Brian Papineau has served as Boothbay Harbor Democratic chairman for two years. He thinks Democrats will receive a boost this fall from President Trump’s tenure. He described the country as being “in crisis” due to Trump’s ties to Russia and Saudi Arabia.
“What happened in 2016 is not going to happen again. There were voter irregularities including myself who was disenfranchised by being taken off the Boothbay Harbor voting rolls. This happened all over the country and voters are energized all over the country to reverse course,” Papineau said.
But Burt and Papineau were both cautious about Attorney General Janet Mills’ chances to win the governorship. Both see another close race between the Democratic and Republican nominee.
In Maine, the federal races (U.S. House and Senate) will use ranked choice voting. The local races (legislative and gubernatorial) won’t. This makes both Burt and Papinaeu concerned about another governor winning with less than 50 percent.
“I like Janet Mills and I wish her all the best, but I see a lot of Hillary Clinton in her, so I’m not sure how it will come out,” Papineau said.
Burt admires Mills, but she is also concerned about a multiple-candidate race without ranked choice voting. “I’m very hopeful about Janet. She is a fabulous candidate who is both tough and caring. But the polls say it’s going to be another close race,” she said.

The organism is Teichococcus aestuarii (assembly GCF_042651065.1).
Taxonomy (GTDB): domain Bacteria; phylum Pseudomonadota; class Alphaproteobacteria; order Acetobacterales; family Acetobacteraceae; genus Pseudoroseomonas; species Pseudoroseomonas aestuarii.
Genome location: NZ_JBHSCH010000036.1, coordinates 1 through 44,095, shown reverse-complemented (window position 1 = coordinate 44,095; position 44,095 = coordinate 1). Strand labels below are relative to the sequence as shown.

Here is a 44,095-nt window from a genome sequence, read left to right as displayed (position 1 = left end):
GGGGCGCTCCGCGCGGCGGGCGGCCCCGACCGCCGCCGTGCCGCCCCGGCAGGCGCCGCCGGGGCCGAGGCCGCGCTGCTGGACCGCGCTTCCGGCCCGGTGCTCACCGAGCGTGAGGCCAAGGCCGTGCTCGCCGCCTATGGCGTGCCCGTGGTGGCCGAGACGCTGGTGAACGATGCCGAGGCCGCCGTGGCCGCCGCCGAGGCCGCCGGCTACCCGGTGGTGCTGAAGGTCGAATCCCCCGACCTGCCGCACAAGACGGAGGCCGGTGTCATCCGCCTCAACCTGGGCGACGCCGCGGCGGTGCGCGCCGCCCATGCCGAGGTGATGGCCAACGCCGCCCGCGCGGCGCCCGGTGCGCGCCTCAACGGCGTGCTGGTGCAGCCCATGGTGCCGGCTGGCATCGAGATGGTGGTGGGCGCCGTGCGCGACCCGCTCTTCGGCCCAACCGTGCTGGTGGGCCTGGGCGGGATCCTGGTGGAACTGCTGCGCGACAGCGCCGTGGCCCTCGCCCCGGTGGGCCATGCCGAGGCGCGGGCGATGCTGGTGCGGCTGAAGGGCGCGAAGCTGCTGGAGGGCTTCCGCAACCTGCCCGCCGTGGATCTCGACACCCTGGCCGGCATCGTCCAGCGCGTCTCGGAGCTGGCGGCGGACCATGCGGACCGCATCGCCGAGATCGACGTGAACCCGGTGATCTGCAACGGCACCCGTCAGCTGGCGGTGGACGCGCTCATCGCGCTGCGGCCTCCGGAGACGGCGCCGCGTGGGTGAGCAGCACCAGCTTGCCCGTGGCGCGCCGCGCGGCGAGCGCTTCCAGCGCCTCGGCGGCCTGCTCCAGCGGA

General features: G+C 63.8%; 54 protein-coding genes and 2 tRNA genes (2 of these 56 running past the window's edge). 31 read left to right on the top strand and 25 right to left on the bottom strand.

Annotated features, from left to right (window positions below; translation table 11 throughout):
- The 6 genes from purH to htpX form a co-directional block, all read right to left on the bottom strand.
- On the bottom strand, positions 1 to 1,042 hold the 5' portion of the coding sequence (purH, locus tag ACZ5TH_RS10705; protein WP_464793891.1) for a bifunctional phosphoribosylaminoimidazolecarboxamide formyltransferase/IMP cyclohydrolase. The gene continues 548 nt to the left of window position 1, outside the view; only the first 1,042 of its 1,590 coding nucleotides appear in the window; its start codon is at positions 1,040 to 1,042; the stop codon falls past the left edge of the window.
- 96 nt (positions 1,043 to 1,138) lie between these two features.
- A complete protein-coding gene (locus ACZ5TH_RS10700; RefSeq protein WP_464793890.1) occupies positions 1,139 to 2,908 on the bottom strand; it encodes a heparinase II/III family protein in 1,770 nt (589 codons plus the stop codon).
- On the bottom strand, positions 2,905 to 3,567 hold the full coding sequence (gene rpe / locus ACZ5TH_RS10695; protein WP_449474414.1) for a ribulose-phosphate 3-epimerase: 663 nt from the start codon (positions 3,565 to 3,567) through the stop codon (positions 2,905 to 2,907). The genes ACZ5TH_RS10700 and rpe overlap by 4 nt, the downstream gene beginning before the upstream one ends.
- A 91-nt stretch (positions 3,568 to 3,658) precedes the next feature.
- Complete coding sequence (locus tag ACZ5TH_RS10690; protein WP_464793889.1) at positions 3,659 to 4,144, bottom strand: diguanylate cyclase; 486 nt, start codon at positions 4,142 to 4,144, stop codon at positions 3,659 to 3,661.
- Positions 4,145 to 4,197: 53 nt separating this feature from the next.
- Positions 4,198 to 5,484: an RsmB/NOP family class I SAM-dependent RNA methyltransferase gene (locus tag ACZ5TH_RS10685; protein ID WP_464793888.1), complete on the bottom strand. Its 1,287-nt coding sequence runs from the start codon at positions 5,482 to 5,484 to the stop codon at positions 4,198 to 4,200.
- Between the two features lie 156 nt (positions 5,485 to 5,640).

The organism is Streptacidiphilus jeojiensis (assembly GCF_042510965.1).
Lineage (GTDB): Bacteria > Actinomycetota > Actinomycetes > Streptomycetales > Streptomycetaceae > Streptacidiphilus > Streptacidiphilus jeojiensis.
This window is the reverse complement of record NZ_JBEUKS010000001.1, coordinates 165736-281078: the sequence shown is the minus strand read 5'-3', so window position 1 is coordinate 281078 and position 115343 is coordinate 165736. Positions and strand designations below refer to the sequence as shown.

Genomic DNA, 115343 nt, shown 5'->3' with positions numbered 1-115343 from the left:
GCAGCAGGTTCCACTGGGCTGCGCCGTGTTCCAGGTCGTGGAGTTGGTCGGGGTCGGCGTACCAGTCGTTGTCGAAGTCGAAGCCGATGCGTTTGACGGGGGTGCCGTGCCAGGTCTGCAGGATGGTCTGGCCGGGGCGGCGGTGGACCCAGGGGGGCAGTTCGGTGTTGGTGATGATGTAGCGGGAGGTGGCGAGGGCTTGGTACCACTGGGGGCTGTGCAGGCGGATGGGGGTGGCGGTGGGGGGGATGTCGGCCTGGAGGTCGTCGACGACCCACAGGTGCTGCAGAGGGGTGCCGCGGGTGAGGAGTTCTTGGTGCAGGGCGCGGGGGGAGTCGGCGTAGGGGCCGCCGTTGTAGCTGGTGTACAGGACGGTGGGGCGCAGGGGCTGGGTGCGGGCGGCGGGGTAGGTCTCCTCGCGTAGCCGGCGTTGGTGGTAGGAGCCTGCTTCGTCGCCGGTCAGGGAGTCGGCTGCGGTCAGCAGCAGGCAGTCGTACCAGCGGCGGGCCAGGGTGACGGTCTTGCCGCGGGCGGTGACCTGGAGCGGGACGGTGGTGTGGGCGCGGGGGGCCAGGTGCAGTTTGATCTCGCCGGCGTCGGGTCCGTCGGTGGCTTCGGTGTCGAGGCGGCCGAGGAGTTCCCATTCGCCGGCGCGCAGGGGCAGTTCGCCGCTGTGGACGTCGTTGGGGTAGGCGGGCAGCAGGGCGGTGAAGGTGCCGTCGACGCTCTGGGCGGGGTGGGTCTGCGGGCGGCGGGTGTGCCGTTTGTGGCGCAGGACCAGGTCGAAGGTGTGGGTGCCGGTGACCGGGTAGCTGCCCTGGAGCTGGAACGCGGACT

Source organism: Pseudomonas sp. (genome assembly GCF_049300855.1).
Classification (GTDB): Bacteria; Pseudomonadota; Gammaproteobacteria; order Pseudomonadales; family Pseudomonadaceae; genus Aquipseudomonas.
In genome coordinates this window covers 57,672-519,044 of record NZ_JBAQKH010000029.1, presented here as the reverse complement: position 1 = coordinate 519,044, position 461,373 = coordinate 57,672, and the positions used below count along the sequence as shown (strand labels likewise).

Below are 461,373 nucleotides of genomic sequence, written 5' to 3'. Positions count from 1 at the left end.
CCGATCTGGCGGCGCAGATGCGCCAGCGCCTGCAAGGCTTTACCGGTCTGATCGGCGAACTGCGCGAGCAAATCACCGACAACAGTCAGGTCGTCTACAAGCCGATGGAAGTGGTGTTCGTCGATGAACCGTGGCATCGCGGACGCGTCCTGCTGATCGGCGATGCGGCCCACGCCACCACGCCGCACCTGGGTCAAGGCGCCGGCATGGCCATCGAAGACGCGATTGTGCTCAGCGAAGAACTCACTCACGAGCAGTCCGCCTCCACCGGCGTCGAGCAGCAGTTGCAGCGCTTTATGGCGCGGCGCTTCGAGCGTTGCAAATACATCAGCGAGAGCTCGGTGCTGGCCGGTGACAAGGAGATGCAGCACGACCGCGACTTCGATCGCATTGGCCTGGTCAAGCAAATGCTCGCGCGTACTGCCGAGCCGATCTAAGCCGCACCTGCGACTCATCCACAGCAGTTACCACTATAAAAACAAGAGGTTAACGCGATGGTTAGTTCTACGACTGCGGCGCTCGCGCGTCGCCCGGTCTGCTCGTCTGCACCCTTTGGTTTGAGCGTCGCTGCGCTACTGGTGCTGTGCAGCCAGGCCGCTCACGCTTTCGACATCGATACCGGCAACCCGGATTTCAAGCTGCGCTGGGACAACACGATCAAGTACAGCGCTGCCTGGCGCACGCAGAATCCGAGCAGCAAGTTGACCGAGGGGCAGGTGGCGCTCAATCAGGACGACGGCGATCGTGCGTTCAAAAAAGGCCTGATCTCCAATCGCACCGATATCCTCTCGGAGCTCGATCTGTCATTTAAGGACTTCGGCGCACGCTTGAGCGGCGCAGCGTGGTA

In the district attorney’s race, Irving is seeking a four-year term. District 6 includes Lincoln, Sagadahoc, Knox and Waldo counties. She is running against Republican Jon Liberman who is filling the unexpired term of longtime DA Geoff Rushlau.
Irving described the DA as an administrative position with a great deal of influence. Irving said the DA decides case outcomes “97 percent of the time.” She believed Liberman focuses too much on punishment and not enough on restorative justice. Irving complained about recent decisions sentencing homeless teenagers to jail for shoplifting a $6 meal and lenient sentences for rape and for serious crimes against children.
“A seven-day sentence for a hungry teen doesn’t make a heckuva lot of sense. We pay a lot of tax dollars to house inmates at local jails, and I think it makes more sense to sentence them to pay restitution and community service.”
Ringelstein, a former public school teacher from Yarmouth, is trying to unseat U.S. Senator Angus King, who has no party affiliation, in a three-way race. He described King, who caucuses with Senate Democrats, as a “good, but not great senator.” Ringelstein objected to King’s political contributors. “I really like Angus King, but unfortunately he’s not going to get us Medicare for all. He takes money from fossil fuel companies, pharmaceuticals, predatory student loan companies. This is not OK, it’s 2018 and time to take back our country,” he said.
The one Democrat most likely to win election this fall is Sheriff Todd Brackett. He is running unopposed for a four-year term. He didn’t attend the event because his high school golf team had a match.